> Just to add some accelerant -- I've never (yet) heard an LP or a CD made
> from 78s that portrays the range and beauty of the originals as I play them
> on my own system. (One of my special tricks: application of high-end audio
> technology and practices.)
I've heard this from several 78 collector friends I've known,
including one who I regard as a true audiophile.
I think a lot of this "effect" is due to the cleanup/restoration of
the raw transfer, and not fully understanding the psychoacoustics of
noise in our perception of the signal during cleanup. (Noise,
particularly truly random "hiss", has the effect of "brightening" the
audio as humans perceive it. This effect is also seen visually with
graphics images, interestingly enough -- at one time I had a link
demonstrating this beautifully, but can't find it. :^( )
I will assert that we cannot tell any difference between playing
back a 78 live, and playing back a digital rendition of it from the
same playback system, if:
1) the AD and DA steps are professional grade, 96k/24-bit or better
2) we do not post process the raw digital transfer -- we keep it raw
and untouched per the original.
This is why I highly value very high quality transfers and
digitization, and that such raw transfers are archived with no
post-processing of any kind. That is, the focus for archival purposes
should be on getting the absolute best transfer, and very high grade
digitization, and do not do any audio cleanup/restoration -- store it
This does not mean the raw transfers should never be "cleaned up" by
those interested in doing so. But we should never throw away the raw
transfers (so long as they are properly done).
It would be interesting to maybe setup a blind A/B comparison to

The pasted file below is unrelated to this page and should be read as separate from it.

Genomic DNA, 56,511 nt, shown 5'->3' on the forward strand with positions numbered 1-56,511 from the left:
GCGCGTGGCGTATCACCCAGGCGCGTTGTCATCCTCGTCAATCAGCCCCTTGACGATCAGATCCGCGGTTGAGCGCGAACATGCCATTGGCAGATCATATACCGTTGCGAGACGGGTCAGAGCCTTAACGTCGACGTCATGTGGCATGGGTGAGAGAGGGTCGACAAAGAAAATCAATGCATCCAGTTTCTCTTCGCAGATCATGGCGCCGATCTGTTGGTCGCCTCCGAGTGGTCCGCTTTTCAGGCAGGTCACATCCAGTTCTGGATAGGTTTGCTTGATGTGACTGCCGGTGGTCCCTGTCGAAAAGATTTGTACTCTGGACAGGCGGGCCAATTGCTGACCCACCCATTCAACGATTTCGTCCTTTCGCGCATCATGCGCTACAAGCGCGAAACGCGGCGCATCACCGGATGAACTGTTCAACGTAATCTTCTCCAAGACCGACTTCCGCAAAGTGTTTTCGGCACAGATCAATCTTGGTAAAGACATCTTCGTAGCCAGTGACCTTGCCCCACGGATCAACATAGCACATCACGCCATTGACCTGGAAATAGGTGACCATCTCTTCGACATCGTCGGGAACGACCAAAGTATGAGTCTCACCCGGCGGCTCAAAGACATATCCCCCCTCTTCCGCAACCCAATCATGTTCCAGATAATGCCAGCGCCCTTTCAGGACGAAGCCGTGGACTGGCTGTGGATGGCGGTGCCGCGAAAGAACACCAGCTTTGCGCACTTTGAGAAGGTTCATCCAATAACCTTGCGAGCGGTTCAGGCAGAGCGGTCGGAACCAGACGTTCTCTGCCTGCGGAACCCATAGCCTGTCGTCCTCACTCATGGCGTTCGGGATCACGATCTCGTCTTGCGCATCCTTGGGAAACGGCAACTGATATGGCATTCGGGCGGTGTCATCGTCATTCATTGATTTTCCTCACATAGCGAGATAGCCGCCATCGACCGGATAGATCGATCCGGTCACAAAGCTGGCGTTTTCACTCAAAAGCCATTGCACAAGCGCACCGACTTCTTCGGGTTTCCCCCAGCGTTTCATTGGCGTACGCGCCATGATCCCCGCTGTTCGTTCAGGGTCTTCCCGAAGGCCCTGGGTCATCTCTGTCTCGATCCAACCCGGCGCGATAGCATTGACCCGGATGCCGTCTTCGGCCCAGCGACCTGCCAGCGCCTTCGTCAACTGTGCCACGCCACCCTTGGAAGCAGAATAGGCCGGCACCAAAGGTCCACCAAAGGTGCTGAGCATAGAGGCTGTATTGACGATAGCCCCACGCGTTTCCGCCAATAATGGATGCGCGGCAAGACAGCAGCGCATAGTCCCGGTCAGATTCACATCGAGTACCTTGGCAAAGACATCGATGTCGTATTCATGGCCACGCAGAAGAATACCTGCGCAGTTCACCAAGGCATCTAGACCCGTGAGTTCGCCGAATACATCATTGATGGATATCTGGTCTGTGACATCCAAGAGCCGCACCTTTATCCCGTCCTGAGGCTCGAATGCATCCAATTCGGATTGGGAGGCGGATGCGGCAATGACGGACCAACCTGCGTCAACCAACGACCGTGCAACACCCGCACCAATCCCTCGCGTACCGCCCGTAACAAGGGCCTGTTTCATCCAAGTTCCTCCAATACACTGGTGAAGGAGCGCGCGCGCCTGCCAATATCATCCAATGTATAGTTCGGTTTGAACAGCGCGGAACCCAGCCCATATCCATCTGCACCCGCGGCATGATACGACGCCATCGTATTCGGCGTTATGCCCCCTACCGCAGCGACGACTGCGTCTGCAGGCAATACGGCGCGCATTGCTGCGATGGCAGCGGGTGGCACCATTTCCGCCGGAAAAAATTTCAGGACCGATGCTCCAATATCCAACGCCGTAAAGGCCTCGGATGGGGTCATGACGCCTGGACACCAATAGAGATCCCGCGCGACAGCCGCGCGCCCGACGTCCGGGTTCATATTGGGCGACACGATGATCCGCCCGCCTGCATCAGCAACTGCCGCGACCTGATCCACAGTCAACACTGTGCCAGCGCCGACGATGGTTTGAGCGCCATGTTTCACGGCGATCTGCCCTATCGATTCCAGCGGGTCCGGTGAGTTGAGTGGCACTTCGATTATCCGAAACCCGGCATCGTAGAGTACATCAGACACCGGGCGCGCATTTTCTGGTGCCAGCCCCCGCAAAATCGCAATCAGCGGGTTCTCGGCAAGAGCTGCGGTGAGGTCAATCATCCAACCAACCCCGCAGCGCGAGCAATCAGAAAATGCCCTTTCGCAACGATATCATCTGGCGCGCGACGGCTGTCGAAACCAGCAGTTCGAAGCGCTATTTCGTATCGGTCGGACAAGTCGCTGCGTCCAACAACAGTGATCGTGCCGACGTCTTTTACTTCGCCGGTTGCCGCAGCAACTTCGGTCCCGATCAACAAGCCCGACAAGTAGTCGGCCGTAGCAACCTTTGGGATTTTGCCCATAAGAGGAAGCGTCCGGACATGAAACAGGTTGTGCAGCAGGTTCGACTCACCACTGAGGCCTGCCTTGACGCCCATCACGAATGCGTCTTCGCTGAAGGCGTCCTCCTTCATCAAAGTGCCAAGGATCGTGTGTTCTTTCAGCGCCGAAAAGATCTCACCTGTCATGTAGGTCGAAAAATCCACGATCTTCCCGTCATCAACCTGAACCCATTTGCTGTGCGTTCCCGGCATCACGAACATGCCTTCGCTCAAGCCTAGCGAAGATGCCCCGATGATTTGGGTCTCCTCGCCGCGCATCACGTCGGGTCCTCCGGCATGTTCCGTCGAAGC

verify my assertion. Get several "audiophile" and 78 collectors
together to see if they can tell the difference between:
A: 78 playback --> pre-amp --> amplifier --> speakers
B: 78 playback --> pre-amp --> AD --> DA --> amplifier --> speakers
Provided of course the AD/DA is done at 96k/24-bit sampling using
the highest professional grade equipment, and all other equipment
remain the same. If so, I assert the blind test will show no
discernable difference, and if this is indeed the case, then simply
putting a digital storage step between the AD and DA steps will not
change the "calculus" since the storage does not alter the bits one
iota provided storage is lossless.
Now maybe I have put too much faith in high grade AD/DA equipment.
Let's run the test and find out! Anyone with golden ears willing to
take part in such a comparison test?
(p.s., since I know someone will ask why 44.1k/16-bit is not sufficient.
What we really need to do is to accurately represent the noise in the
recording, especially impulse type noise, and this does require a
higher sampling rate and bit depth to get a fairly good representation
of the noise. The analog side of the AD clearly has to be pretty
accurate on impulse type noise. I'll let Erik and others common on
this since I know little about the real world of state-of-the-art AD